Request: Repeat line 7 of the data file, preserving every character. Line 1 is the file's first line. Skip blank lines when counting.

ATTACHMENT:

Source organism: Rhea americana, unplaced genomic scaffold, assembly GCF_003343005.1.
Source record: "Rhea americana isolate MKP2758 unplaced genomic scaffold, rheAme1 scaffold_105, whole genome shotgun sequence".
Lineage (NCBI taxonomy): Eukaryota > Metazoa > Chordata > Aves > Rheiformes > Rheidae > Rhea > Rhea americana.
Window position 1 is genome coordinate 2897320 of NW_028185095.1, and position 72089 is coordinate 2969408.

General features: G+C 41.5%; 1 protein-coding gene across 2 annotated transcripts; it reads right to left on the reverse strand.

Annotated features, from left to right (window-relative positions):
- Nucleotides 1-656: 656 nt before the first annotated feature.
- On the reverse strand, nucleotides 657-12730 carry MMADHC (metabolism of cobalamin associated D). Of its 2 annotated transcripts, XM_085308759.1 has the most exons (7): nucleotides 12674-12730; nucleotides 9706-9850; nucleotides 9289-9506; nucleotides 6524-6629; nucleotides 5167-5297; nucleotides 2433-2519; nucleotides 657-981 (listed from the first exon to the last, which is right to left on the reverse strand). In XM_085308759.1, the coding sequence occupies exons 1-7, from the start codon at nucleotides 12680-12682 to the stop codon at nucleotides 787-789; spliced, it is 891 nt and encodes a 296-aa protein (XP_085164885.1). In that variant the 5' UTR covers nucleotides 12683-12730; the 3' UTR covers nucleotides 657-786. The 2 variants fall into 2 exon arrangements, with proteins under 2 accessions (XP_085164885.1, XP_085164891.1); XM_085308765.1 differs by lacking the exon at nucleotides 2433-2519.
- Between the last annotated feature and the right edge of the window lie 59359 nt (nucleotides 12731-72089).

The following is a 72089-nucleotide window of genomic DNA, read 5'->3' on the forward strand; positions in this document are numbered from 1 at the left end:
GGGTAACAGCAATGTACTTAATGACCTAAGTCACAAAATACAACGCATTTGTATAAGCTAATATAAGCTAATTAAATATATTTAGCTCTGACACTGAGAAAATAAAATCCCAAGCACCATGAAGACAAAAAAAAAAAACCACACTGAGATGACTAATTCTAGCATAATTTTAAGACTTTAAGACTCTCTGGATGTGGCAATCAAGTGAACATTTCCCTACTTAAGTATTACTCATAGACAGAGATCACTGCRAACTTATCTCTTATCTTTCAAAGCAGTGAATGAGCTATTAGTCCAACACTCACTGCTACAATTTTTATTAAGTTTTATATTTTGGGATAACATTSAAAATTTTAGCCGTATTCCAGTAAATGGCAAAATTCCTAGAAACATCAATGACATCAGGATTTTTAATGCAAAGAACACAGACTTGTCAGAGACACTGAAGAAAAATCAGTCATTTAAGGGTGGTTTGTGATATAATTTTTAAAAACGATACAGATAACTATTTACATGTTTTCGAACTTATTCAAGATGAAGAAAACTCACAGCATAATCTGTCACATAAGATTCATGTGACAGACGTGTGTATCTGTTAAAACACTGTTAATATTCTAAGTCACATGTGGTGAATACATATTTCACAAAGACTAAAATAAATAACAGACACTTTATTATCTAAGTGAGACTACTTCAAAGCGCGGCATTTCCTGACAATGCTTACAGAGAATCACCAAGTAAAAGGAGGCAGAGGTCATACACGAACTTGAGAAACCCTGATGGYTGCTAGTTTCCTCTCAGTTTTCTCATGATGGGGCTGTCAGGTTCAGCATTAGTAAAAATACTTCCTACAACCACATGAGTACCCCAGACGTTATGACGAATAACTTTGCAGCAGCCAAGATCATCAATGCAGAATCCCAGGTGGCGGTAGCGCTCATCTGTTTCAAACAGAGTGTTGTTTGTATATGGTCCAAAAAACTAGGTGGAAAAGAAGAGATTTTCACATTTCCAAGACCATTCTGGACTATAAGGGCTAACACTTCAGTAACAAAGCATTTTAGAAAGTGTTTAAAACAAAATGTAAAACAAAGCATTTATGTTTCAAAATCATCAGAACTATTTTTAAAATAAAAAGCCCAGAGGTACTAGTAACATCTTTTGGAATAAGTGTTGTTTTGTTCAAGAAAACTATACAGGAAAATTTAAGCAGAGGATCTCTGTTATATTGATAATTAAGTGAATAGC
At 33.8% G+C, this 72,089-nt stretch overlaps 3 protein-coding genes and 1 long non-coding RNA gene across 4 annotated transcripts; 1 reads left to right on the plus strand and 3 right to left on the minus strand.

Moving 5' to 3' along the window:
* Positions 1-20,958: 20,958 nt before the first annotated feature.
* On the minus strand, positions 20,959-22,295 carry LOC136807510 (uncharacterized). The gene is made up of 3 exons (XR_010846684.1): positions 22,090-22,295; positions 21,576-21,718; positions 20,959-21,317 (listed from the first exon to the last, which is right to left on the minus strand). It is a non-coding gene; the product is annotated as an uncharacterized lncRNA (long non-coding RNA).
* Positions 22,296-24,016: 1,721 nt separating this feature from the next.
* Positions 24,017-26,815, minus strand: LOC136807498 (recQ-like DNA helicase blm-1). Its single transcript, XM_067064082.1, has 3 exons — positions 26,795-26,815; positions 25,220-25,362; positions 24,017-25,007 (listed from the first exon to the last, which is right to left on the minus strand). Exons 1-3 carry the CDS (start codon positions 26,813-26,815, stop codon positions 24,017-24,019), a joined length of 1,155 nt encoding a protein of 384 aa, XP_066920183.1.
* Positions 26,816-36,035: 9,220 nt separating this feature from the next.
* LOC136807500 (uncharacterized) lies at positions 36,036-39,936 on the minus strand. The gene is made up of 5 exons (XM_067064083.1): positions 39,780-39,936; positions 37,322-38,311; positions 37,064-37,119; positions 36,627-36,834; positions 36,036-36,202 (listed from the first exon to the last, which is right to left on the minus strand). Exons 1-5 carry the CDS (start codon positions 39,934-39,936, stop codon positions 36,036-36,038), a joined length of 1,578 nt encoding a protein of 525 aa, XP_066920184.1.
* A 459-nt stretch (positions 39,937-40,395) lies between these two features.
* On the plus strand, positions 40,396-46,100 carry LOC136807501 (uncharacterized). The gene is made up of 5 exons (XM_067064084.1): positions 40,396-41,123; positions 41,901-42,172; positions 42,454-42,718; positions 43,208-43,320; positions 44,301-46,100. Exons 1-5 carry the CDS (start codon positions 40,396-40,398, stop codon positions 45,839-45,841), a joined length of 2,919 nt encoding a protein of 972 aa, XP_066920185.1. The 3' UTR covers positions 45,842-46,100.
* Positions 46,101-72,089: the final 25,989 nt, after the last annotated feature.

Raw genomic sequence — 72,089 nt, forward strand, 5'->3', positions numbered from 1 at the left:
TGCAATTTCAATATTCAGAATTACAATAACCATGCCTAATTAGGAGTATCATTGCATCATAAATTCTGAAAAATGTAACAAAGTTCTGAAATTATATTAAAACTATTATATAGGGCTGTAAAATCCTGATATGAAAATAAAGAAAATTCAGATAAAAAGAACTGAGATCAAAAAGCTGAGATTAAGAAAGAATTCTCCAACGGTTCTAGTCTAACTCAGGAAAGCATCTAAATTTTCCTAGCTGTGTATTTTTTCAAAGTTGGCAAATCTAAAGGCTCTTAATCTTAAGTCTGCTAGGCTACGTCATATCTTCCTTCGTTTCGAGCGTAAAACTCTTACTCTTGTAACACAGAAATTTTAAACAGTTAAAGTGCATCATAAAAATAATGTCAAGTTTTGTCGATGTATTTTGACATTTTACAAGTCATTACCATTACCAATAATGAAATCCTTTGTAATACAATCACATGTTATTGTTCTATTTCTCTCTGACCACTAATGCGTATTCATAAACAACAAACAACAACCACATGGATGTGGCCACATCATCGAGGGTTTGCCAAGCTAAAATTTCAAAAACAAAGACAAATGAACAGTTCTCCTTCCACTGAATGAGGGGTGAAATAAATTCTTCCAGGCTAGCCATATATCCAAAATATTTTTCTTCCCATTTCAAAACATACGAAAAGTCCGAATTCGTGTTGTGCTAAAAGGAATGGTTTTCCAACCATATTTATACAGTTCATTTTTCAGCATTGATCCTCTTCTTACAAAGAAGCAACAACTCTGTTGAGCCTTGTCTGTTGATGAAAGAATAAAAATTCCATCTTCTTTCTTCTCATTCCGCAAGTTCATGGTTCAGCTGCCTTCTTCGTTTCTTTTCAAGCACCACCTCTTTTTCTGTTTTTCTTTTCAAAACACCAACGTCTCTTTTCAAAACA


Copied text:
- Nucleotides 1-656: 656 nt before the first annotated feature.